NPR FOR THE DEAF: We Hear It Even When You Can’t

autobiographyofarecoveringskinhead.jpglisten.gifFRESH AIR

As a teenager, Frank Meeink was one of the most well-known skinhead gang members in the country. He had his own public access talk show, called The Reich, he appeared on Nightline and other media outlets as a spokesman for neo-Nazi topics, and he regularly recruited members of his South Philadelphia neighborhood to join his skinhead gang. At 18, Meeink spent several years in prison for kidnapping one man and beating another man senseless for several hours. While in prison, Meeink says, he was exposed to people from a variety of ethnic and racial backgrounds and started reevaluating his own racist beliefs. His transformation solidified, he tells Dave Davies, after the Oklahoma City bombing, when he saw the iconic photo of a firefighter cradling a lifeless girl in his arms. “I felt so evil. Throughout my life, even when I was tattooed up and wanting to be a skinhead, I felt like maybe I was bad on the outside. But I felt good on the inside,” he says. “And that day it switched. I felt OK on the outside, but I felt so evil inside. I had no one to talk to. … So I went to the FBI and … I told them my story. I said ‘I don’t have any information on anybody, but I just need to let you know what it’s like.’ And of course they wanted to listen, because the Oklahoma City bombing had happened.” The FBI recommended that Meeink contact the Anti-Defamation League — which he did. He now regularly lectures to students about racial diversity and acceptance on behalf of the ADL, and he has written a memoir about his past, called Autobiography of a Recovering Skinhead.


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Philadelphia Mayor Michael Nutter has proposed a 2-cents-per-ounce tax on sugar-sweetened beverages, drill-baby-drill-49494.jpgincluding soda, energy drinks, ice tea, and chocolate milk. Nutter says the so-called “soda tax” will raise revenue for the budget and combat the obesity epidemic. But while public health experts cheer, the beverage industry, union members, and store and restaurant owners are up in arms, arguing that this tax is bad for business. Philadelphia’s Deputy Mayor of Health Donald Schwarz comes in to discuss the proposed tax. And we’ll talk with Councilwoman Maria Quinones Sanchez about her opposition to the tax.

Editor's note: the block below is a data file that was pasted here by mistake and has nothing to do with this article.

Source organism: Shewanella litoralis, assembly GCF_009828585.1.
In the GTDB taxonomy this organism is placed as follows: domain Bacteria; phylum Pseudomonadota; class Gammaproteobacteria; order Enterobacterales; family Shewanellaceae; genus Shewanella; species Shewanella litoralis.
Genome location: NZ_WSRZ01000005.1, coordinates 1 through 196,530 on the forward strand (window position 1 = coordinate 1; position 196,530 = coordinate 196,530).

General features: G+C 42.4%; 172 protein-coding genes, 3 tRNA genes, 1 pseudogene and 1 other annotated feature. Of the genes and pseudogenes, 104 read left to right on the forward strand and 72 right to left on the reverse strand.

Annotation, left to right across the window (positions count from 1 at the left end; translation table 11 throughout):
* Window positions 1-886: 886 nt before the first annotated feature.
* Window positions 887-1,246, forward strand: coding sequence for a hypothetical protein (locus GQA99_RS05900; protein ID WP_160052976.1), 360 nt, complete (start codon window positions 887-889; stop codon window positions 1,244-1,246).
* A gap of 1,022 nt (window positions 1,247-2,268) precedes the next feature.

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Last week President Obama announced plans to open areas along the Atlantic coast, the Gulf of Mexico and the north coast of Alaska to offshore drilling for oil and natural gas. The administration says this step is part of a comprehensive energy plan that will help reduce our dependence on foreign oil, create jobs, and raise revenue. Others think it is a political calculation aimed at winning Republican votes for Obama’s climate bill. This hour we discuss the politics behind the decision and look at the risks and possibilities of offshore drilling. Our guests are energy reporter for The Hill, Ben Geman and Boston University professor of geography and environment, Robert Kaufmann.